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and ends with Jesus who is the son of Joseph, Luke begins with Joseph and ends with Jesus as “the son of Adam, the son of God” (Lk. 3:38).  In dealing with these strong differences, Brown comments that

"it is possible to have conflicting genealogies of the same person if those genealogies have different functions.  Only one or neither of them may be historical in terms of traceable biological lineage, but both of them may be accurate in terms of the function they serve, e.g., Matthew's intention to show that Jesus is the Davidic Messiah, and Luke's intention to show that Jesus is the Son of God" (1993:85).

Through distinct means Matthew and Luke accomplish different ends.  Matthew appeals to his Jewish readers by grounding Christ’s heredity in Abraham and his Gentile readers by including non-Jews in the genealogy.  Luke appeals to the Gentiles by tracing Jesus back beyond Abraham to Adam and his Jewish readers by essentially affirming Matthew’s genealogy back to Abraham.     

Brown would also posit that the genealogies are different because their communities were substantively different (contra Franklin):  "If Luke traces Jesus to Adam, that may reflect the fact that his is a Gospel written for the Gentiles of the Pauline churches.  In a mixed community, Matthew could appeal to Gentile Christian interest by tracing Jesus to Abraham" (1993:90).    It is further set forth by Brown that the Gentile Christians would have no trouble understanding the placing, omission of names and the counting of the generations because there have been found "classical parallels to almost every aspect of the Matthean genealogy” (1993:589-590).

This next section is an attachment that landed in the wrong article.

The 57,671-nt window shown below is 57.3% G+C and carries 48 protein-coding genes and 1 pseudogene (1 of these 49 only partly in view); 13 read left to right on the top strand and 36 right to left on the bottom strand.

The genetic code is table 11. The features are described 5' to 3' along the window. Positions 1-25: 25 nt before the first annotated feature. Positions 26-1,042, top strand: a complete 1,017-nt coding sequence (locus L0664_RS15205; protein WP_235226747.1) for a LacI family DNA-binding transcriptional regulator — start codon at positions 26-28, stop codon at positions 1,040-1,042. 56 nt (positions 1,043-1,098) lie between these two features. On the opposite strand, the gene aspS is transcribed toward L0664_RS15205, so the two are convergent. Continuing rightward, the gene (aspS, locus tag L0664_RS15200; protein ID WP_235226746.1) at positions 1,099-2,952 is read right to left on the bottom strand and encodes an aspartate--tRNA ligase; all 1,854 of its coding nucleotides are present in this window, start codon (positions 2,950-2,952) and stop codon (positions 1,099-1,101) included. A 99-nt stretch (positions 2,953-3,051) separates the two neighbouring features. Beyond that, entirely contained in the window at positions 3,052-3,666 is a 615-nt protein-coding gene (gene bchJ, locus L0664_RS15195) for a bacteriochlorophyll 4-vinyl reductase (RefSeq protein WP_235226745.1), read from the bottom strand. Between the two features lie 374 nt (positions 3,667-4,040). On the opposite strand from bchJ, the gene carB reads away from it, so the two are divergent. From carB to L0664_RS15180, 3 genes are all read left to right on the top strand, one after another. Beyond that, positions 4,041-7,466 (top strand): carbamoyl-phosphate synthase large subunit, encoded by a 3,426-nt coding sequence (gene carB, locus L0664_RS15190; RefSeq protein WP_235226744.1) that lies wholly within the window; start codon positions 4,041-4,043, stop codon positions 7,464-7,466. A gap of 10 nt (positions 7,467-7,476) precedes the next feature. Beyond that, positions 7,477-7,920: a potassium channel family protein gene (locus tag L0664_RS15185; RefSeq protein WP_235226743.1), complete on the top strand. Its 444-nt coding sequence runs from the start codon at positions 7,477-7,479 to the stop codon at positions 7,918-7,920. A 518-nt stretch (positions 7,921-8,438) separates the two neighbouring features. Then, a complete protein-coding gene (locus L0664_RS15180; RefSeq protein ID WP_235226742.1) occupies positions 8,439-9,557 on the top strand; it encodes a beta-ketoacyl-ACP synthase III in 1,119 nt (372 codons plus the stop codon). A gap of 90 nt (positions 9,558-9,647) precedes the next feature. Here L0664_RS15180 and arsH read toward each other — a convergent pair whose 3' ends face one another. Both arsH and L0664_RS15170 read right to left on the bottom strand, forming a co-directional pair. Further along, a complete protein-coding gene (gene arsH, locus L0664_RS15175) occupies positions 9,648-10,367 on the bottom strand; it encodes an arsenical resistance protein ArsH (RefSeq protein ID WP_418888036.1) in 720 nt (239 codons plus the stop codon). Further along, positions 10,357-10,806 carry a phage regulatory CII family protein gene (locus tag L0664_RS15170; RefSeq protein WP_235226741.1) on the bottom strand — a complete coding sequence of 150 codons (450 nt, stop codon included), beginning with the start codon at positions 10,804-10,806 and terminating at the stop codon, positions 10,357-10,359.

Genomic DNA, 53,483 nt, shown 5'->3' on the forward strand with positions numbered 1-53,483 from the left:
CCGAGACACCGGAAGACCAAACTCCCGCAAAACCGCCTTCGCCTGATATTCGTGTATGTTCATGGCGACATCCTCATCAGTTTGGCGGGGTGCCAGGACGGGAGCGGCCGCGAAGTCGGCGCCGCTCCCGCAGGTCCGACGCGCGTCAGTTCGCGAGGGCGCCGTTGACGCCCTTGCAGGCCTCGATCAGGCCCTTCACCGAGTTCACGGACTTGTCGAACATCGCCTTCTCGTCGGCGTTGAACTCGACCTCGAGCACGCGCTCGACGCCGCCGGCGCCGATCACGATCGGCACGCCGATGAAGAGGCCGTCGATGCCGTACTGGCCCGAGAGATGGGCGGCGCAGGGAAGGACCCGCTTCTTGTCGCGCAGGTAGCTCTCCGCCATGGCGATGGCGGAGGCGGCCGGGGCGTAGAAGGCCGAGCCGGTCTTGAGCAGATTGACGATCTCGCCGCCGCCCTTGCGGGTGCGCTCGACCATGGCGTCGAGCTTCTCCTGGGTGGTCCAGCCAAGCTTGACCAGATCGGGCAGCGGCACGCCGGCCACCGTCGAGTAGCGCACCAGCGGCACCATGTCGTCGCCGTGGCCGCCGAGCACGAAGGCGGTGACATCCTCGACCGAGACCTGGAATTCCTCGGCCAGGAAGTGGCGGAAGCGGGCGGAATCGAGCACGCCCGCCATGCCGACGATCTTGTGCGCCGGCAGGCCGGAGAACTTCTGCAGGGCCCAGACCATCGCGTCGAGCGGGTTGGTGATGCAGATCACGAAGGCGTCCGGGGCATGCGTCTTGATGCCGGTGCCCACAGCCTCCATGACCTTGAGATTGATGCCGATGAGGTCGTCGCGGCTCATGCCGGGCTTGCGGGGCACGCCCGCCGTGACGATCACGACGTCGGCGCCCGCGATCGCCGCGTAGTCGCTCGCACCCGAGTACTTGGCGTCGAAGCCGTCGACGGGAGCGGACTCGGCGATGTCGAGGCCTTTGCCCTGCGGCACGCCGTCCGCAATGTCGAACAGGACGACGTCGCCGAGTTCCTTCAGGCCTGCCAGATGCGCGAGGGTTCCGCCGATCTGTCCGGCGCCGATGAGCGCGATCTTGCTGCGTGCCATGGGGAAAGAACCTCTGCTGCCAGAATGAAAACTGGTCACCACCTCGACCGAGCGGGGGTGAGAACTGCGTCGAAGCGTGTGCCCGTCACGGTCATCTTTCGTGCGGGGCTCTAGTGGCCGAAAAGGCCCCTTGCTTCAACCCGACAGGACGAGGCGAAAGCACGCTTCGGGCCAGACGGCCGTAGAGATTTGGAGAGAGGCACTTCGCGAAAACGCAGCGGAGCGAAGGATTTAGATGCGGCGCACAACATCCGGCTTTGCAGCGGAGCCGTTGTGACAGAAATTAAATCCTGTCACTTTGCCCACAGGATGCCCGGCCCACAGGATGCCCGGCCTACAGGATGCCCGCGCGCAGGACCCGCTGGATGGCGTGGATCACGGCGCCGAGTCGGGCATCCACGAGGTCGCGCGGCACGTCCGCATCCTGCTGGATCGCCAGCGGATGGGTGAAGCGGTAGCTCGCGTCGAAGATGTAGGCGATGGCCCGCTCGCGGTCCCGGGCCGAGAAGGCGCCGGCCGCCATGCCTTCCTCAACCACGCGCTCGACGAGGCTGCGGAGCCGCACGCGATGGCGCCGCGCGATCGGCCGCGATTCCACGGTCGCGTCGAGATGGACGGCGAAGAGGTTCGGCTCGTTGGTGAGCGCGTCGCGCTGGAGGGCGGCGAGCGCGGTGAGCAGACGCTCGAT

So far this section has stressed how the genealogies have furthered the particular message Matthew and Luke wanted to share.  This message was shaped by an apparent difference in the communities they addressed.  The distinct messages sent to differing communities is further illustrated in the infancy narratives.

Franklin proposes that "Luke's infancy narratives can be seen as a determined response to the stories he found in Matthew" (1994:364).  Franklin interprets Matthew's story of the Magi to reflect his hostility towards the Jews who are pictured as not being aware of the Messiah's birth. Luke, in reacting to this story, replaces it with the visit of the shepherds which affirms the faith of Israel.  On this and other points, Franklin states that "it seems likely that Luke's position was such as to understand the significance of the Matthean stories and consciously to reject it" (1994:374).

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